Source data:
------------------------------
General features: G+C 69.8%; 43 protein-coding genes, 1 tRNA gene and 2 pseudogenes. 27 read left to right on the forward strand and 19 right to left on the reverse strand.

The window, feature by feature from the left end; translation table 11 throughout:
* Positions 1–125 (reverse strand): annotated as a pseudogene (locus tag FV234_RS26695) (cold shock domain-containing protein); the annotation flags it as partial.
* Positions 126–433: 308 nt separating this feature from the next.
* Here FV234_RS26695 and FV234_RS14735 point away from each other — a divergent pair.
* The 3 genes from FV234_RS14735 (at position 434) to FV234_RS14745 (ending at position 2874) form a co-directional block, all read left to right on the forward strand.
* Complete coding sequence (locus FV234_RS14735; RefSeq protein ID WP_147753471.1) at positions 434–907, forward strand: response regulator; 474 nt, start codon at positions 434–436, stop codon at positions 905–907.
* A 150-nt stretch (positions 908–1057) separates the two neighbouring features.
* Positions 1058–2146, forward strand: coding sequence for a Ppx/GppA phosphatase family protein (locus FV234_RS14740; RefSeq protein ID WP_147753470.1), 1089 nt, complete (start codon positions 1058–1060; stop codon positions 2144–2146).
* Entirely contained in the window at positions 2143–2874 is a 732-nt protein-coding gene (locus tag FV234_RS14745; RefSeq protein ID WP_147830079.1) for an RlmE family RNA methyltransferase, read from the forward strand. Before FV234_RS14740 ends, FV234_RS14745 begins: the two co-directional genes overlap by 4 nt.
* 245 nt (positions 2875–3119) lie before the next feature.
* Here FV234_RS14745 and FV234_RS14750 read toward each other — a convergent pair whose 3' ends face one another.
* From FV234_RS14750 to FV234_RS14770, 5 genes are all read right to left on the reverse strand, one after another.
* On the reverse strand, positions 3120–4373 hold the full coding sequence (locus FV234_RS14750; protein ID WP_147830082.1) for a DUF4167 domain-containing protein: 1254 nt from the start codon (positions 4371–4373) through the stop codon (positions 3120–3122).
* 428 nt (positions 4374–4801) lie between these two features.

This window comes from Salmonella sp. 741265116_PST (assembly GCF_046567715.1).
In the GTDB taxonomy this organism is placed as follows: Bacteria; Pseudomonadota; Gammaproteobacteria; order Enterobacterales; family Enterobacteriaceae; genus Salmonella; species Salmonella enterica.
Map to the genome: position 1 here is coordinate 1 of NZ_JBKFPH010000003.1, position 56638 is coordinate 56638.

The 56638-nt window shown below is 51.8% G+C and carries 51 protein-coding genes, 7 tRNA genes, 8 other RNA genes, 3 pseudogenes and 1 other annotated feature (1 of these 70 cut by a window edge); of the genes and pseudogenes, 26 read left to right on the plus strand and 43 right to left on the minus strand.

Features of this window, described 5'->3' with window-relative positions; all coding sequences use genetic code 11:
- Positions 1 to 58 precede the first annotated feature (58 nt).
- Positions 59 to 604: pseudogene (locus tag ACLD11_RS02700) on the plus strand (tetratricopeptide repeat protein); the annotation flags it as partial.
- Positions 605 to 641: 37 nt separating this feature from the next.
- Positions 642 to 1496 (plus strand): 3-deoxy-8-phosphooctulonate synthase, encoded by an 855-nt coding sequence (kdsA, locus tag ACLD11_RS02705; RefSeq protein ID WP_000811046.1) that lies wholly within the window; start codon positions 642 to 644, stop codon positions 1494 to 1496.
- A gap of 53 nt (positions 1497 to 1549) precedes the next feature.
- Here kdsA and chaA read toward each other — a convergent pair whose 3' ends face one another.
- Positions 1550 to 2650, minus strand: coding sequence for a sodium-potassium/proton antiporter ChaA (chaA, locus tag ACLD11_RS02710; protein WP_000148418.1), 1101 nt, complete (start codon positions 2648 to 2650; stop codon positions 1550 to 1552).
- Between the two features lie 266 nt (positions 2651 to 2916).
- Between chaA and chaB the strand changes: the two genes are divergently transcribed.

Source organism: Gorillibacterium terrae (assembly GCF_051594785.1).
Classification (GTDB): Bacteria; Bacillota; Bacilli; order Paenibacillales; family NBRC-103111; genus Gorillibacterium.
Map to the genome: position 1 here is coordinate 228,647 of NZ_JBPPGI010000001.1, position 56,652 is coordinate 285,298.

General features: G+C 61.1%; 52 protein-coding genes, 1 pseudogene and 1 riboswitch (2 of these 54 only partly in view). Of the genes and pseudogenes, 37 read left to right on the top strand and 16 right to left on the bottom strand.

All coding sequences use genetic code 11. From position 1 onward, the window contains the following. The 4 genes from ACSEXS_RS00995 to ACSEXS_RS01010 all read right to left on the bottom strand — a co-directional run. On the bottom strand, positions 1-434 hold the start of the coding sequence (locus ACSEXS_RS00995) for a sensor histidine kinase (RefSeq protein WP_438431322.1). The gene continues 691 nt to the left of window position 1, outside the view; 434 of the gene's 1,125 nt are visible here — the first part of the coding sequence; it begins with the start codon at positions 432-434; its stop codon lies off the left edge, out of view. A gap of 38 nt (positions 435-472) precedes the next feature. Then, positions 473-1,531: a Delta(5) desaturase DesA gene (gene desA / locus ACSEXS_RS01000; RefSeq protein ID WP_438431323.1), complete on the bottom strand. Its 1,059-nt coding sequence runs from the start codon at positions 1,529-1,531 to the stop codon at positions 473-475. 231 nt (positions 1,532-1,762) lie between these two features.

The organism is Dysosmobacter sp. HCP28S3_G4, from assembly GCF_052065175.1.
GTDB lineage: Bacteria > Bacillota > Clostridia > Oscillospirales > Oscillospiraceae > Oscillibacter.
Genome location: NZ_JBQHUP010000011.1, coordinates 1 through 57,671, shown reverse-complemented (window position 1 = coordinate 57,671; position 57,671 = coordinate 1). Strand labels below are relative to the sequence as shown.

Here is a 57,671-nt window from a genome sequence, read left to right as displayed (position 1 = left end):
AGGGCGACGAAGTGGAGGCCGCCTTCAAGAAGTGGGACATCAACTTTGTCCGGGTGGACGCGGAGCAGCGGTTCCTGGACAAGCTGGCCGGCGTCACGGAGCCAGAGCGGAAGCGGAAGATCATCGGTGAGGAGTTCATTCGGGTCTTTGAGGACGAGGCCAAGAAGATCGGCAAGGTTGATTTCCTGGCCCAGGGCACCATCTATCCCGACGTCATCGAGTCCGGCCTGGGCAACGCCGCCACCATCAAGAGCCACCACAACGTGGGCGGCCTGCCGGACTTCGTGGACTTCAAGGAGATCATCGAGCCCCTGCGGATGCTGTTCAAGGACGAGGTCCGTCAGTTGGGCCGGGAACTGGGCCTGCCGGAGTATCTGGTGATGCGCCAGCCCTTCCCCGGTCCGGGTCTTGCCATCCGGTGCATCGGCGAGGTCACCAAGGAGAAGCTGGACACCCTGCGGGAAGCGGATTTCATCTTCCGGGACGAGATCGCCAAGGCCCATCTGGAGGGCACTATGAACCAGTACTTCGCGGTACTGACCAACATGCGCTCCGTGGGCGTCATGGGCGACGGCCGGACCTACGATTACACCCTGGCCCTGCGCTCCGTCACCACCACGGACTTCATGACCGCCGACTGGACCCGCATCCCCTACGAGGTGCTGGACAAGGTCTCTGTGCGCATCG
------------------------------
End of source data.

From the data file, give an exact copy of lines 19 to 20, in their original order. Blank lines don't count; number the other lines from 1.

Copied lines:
The 56638-nt window shown below is 51.8% G+C and carries 51 protein-coding genes, 7 tRNA genes, 8 other RNA genes, 3 pseudogenes and 1 other annotated feature (1 of these 70 cut by a window edge); of the genes and pseudogenes, 26 read left to right on the plus strand and 43 right to left on the minus strand.

Features of this window, described 5'->3' with window-relative positions; all coding sequences use genetic code 11: